For this application the DRA283-60-80 would need to be wound with about 130 turns, to guarantee switching below 0.6A which is the current to which the 36LX drops down to when warm. With a wire diameter of about 1mm, this is possible if wound onto a bobbin which is almost the full lenght of the reed switch, while keeping the diameter of the bobbin down such that the whole thing fits under the plastic cover of the fusebox where the PCB is located. The maximum height above the PCB is about 13.5mm.
With 1mm wire, the resistance of 120 turns is about 0.1 ohm so if an old 4A lamp was refitted by accident the power dissipation would be 1.6 watts, which is OK. One could use a thinner wire but then an old type of lamp could not be safely refitted, which would be a highly undesirable situation.
There is no need to modify the pitot relay.
It is VITAL to protect the glass reed switch when bending its leads, by holding the lead with long nose pliers which are placed on the "switch" side of the bend, so that no stress is placed on the glass.
Enquiries reveal that Socata went through three different designs of the above PCB, as the TB series progressed, but all seem to have the same size and style. The above picture, showing the bare reed switches, is the earliest design. Later they used encapsulated reed relays, with much smaller reed switches inside, with series resistors (15 ohms) to prevent the inrush current of the lamps from damaging the reed switches. That design went through two versions whose PCBs appear very similar and one of them is below:
The turnon current of the above relays was measured at 2.2A 2.2A 1.6A (left to right). It's interesting why Socata dropped the pitot heat sensing threshold from 2.3A to 1.6A, given that the 28V pitot heater draws about 5A.
The two PCB styles are interchangeable in any TB aircraft, except for the later type having an extra mounting hole.
There is however a subtle difference between the two PCBs! The current sensing terminals, and the relay contact terminals, are swapped over! I have no idea why Socata did that, as the later PCB could have easily been laid out to match the original one.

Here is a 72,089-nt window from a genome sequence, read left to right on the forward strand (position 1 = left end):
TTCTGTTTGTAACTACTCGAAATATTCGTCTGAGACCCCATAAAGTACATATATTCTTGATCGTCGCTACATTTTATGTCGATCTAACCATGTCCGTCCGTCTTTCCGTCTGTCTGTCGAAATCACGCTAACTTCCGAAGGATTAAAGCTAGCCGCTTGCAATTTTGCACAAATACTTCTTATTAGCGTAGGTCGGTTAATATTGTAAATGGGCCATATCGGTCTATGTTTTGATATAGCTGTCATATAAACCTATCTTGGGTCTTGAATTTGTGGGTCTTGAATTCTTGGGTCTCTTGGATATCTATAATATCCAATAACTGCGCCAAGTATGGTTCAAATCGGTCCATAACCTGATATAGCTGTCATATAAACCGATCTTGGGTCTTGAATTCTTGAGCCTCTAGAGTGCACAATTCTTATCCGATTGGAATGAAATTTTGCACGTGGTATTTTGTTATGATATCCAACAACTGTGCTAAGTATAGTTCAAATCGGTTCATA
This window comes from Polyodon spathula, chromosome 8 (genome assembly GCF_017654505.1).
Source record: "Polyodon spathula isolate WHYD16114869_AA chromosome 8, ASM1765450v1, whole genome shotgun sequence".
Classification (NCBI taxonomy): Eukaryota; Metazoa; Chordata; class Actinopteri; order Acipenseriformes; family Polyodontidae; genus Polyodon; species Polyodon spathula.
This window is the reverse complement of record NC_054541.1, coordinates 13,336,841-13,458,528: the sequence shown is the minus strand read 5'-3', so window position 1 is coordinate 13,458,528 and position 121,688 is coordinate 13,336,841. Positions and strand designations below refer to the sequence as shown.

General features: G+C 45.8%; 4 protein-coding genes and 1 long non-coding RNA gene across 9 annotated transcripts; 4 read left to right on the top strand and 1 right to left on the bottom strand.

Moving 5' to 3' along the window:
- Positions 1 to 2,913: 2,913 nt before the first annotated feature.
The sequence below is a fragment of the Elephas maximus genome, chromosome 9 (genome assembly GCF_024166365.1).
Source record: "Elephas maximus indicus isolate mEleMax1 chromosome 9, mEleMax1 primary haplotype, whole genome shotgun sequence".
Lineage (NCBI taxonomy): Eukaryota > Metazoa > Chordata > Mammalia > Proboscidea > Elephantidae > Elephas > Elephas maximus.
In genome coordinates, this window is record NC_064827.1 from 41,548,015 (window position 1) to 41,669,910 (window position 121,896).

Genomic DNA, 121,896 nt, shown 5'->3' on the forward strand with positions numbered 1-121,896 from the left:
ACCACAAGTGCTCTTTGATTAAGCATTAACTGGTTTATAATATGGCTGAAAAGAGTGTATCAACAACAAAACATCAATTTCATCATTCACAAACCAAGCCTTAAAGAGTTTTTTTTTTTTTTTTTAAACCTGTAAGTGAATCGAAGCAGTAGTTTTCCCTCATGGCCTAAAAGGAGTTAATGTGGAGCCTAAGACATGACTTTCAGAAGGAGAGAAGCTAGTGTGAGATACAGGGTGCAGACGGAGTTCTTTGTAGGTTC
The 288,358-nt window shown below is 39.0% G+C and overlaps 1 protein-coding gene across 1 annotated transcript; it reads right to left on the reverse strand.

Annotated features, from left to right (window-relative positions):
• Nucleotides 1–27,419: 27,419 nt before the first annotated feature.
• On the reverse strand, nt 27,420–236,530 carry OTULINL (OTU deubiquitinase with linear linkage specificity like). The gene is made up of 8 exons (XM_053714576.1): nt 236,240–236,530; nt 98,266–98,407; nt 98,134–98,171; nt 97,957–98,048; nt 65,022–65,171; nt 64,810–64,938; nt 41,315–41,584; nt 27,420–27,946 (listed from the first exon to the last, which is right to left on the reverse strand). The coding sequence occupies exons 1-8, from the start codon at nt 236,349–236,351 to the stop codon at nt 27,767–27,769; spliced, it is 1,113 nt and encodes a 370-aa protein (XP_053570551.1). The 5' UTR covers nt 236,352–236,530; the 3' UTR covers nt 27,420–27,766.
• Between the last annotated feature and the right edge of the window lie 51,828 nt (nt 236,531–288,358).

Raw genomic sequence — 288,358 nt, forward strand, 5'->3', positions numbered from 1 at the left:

An obvious way to modify the later type of PCB would be to source more sensitive versions of the TEPA relays, for the first two positions only, but the company - founded in 1977 - went bust in 2009. The above PCB was made in year 2000.
Another way to modify the later style PCB is to simply construct reed relays using the reed switches described higher up above, and secure them to the PCB using some suitable method.
It may seem obvious that in the 21st century one should use solid state sensing and use MOSFET switching, but that will need careful design to deal with scenarios where either or both of the lamp wires or the indicator lamp wires are swapped.
This photo shows the location of the original PCB in a TB20GT:
I am not aware of any precedent in this area.
For an N-reg, the starting point is FAR 43 Appendix A. See also here for some notes on Certification. It is down to an interpretation of the words "basic change to...the electrical system". I don't think rewinding the relays is a "basic change" but, as with any modification which is regarded as Minor and therefore not done under an STC or an FAA-approved Field Approval, one can never be 100% sure...
For an EASA-reg, I have no idea but it probably would be a Major modification which would require throwing some money at a Part 21 design company.
This page last edited 15th October 2013